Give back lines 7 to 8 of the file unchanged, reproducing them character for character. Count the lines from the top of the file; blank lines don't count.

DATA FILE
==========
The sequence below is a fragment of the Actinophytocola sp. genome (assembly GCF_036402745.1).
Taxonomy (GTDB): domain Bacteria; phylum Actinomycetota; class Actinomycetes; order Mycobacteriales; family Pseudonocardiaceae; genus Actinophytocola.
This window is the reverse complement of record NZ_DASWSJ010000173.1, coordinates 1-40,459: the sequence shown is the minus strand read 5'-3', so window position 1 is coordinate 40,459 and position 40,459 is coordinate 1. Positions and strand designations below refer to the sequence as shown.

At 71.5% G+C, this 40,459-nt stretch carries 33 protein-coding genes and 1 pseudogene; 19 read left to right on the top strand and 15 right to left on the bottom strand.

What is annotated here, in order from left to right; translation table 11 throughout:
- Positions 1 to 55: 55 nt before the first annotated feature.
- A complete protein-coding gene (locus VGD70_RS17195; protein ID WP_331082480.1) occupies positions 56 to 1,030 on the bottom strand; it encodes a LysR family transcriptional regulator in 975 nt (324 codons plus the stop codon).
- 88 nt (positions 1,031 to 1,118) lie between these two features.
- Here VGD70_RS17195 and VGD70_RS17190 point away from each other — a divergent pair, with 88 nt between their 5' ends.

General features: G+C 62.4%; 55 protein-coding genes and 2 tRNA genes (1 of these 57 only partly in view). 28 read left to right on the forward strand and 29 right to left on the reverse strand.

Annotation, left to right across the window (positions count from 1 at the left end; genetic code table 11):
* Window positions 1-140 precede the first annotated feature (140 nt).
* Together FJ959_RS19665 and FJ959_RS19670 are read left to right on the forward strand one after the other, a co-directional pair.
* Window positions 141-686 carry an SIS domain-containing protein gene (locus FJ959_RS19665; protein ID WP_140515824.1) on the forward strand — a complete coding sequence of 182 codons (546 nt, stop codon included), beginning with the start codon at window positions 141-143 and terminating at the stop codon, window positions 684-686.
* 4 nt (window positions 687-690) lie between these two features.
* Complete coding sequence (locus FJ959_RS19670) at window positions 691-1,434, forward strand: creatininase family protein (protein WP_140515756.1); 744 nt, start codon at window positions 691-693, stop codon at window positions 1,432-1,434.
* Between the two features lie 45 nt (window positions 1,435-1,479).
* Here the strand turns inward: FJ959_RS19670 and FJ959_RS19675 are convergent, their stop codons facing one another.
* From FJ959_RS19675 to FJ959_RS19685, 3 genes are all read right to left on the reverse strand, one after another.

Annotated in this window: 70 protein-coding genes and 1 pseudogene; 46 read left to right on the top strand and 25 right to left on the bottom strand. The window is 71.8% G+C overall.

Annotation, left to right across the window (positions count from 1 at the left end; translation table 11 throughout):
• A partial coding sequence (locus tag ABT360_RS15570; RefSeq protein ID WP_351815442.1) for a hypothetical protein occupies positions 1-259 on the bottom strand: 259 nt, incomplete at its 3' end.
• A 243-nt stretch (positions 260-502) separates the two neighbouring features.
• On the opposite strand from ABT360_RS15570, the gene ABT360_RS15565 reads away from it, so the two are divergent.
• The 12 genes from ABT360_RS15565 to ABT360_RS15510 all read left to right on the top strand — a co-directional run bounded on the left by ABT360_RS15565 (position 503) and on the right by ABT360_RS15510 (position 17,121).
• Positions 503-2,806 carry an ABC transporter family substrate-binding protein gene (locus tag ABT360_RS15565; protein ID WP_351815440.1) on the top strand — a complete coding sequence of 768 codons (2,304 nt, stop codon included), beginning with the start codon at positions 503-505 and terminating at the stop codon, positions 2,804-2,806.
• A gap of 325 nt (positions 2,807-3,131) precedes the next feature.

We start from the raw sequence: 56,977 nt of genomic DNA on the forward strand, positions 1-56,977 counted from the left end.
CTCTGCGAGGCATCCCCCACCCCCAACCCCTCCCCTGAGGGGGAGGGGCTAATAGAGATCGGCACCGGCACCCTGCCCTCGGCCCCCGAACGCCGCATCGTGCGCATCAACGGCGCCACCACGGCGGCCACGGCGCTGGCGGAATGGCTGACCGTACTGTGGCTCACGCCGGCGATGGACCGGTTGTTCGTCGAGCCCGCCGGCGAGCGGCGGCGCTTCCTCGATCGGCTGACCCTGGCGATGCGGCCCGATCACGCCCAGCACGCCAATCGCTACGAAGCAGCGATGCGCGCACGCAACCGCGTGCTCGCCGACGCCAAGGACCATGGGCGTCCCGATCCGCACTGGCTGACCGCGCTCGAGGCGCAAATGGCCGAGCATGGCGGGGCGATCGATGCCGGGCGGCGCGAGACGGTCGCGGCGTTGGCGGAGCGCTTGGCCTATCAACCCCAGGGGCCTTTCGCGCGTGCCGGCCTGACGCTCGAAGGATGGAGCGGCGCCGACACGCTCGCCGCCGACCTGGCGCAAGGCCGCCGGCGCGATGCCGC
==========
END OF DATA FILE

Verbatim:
- A complete protein-coding gene (locus VGD70_RS17195; protein ID WP_331082480.1) occupies positions 56 to 1,030 on the bottom strand; it encodes a LysR family transcriptional regulator in 975 nt (324 codons plus the stop codon).
- 88 nt (positions 1,031 to 1,118) lie between these two features.